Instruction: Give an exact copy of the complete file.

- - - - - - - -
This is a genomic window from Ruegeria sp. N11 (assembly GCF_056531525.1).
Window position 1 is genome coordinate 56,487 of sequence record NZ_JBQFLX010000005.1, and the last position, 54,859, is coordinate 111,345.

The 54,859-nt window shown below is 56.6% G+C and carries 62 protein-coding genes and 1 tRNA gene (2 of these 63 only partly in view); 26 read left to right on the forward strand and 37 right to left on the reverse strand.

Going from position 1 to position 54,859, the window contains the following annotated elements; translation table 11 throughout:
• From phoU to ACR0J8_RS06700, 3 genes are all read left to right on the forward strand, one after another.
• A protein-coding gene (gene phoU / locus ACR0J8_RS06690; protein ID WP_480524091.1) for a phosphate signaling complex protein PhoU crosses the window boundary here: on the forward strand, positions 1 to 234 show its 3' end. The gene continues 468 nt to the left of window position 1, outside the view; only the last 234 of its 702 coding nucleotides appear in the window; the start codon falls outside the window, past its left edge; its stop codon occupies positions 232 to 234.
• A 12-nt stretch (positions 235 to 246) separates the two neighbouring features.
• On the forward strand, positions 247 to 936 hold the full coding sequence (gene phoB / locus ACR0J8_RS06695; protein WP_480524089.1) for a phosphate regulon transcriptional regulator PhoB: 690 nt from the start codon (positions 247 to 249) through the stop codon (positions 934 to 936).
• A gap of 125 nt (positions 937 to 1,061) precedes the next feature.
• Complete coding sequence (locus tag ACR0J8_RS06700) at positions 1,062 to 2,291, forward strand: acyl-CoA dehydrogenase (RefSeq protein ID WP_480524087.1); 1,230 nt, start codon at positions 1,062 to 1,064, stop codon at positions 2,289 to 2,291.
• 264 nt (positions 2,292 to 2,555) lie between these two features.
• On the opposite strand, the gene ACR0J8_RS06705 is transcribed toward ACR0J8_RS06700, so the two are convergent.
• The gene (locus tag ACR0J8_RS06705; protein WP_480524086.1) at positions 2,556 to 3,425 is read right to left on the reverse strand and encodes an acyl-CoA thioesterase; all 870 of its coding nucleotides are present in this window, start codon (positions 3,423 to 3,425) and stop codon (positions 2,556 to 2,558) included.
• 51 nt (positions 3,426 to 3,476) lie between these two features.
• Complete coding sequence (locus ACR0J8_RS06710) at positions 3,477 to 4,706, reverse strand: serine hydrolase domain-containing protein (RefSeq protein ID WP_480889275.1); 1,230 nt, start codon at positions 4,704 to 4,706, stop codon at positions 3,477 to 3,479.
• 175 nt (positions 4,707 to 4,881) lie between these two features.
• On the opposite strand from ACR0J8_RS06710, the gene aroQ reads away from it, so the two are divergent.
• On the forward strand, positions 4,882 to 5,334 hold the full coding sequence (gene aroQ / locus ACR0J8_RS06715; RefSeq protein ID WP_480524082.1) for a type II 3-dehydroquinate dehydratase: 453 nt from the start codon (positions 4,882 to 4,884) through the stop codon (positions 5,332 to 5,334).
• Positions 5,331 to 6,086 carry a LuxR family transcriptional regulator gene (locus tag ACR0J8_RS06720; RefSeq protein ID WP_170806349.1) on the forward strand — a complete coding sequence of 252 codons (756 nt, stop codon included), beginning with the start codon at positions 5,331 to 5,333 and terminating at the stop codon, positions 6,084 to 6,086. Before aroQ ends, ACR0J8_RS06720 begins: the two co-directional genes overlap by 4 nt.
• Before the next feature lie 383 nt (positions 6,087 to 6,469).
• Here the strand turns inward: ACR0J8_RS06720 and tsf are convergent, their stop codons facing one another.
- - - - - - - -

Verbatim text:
This is a genomic window from Ruegeria sp. N11 (assembly GCF_056531525.1).
Window position 1 is genome coordinate 56,487 of sequence record NZ_JBQFLX010000005.1, and the last position, 54,859, is coordinate 111,345.

The 54,859-nt window shown below is 56.6% G+C and carries 62 protein-coding genes and 1 tRNA gene (2 of these 63 only partly in view); 26 read left to right on the forward strand and 37 right to left on the reverse strand.

Going from position 1 to position 54,859, the window contains the following annotated elements; translation table 11 throughout:
• From phoU to ACR0J8_RS06700, 3 genes are all read left to right on the forward strand, one after another.
• A protein-coding gene (gene phoU / locus ACR0J8_RS06690; protein ID WP_480524091.1) for a phosphate signaling complex protein PhoU crosses the window boundary here: on the forward strand, positions 1 to 234 show its 3' end. The gene continues 468 nt to the left of window position 1, outside the view; only the last 234 of its 702 coding nucleotides appear in the window; the start codon falls outside the window, past its left edge; its stop codon occupies positions 232 to 234.
• A 12-nt stretch (positions 235 to 246) separates the two neighbouring features.
• On the forward strand, positions 247 to 936 hold the full coding sequence (gene phoB / locus ACR0J8_RS06695; protein WP_480524089.1) for a phosphate regulon transcriptional regulator PhoB: 690 nt from the start codon (positions 247 to 249) through the stop codon (positions 934 to 936).
• A gap of 125 nt (positions 937 to 1,061) precedes the next feature.
• Complete coding sequence (locus tag ACR0J8_RS06700) at positions 1,062 to 2,291, forward strand: acyl-CoA dehydrogenase (RefSeq protein ID WP_480524087.1); 1,230 nt, start codon at positions 1,062 to 1,064, stop codon at positions 2,289 to 2,291.
• 264 nt (positions 2,292 to 2,555) lie between these two features.
• On the opposite strand, the gene ACR0J8_RS06705 is transcribed toward ACR0J8_RS06700, so the two are convergent.
• The gene (locus tag ACR0J8_RS06705; protein WP_480524086.1) at positions 2,556 to 3,425 is read right to left on the reverse strand and encodes an acyl-CoA thioesterase; all 870 of its coding nucleotides are present in this window, start codon (positions 3,423 to 3,425) and stop codon (positions 2,556 to 2,558) included.
• 51 nt (positions 3,426 to 3,476) lie between these two features.
• Complete coding sequence (locus ACR0J8_RS06710) at positions 3,477 to 4,706, reverse strand: serine hydrolase domain-containing protein (RefSeq protein ID WP_480889275.1); 1,230 nt, start codon at positions 4,704 to 4,706, stop codon at positions 3,477 to 3,479.
• 175 nt (positions 4,707 to 4,881) lie between these two features.
• On the opposite strand from ACR0J8_RS06710, the gene aroQ reads away from it, so the two are divergent.
• On the forward strand, positions 4,882 to 5,334 hold the full coding sequence (gene aroQ / locus ACR0J8_RS06715; RefSeq protein ID WP_480524082.1) for a type II 3-dehydroquinate dehydratase: 453 nt from the start codon (positions 4,882 to 4,884) through the stop codon (positions 5,332 to 5,334).
• Positions 5,331 to 6,086 carry a LuxR family transcriptional regulator gene (locus tag ACR0J8_RS06720; RefSeq protein ID WP_170806349.1) on the forward strand — a complete coding sequence of 252 codons (756 nt, stop codon included), beginning with the start codon at positions 5,331 to 5,333 and terminating at the stop codon, positions 6,084 to 6,086. Before aroQ ends, ACR0J8_RS06720 begins: the two co-directional genes overlap by 4 nt.
• Before the next feature lie 383 nt (positions 6,087 to 6,469).
• Here the strand turns inward: ACR0J8_RS06720 and tsf are convergent, their stop codons facing one another.